André bean bag
Grayson Currin // Curator, Hopscotch Music Festival
Writing about the bands I’m looking forward to hearing at the inaugural Hopscotch Music Festival feels a tad uncomfortable for two reasons. First, along with help from festival director Greg Lowenhagen, festival booking agent Paul Siler and a few bands I trust and love, I picked all of these bands. I had the great luxury, then, of drafting bands I only like a lot. This festival has, then, at times felt a little like a map of the way my brain thinks about music, and it’s hard to appreciate one portion of that phrenology without considering its neighbors.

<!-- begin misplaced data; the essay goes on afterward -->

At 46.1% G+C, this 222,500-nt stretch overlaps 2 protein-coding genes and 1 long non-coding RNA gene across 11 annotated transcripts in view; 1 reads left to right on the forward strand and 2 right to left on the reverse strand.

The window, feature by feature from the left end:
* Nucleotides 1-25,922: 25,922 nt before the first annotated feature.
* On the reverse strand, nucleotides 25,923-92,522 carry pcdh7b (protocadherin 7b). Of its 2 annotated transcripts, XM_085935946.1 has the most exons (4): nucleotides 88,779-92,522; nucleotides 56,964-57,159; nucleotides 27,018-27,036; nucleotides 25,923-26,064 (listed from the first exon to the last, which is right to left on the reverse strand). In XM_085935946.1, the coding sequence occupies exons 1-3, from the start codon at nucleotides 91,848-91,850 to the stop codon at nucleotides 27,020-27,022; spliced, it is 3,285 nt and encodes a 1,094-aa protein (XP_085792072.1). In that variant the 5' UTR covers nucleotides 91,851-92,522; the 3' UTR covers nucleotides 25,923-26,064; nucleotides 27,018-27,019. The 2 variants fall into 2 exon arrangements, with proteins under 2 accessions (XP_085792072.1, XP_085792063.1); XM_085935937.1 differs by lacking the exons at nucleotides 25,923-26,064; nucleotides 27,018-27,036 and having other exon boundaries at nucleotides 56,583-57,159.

Second, I probably won’t see most of the bands playing Hopscotch. Like Greg and Paul and the handful of other folks that’ve worked since last June to assemble these three days of music, I’ll be running around, making sure bands, fans, sound guys, club owners, stage hands and volunteers are happy. I’ll hear a lot of songs by being in a random place at a random time, but I doubt I’ll be able to stand still and watch many sets in their entirety. That said, there are four sets that I’ll try and do whatever it takes to see, for one reason or another.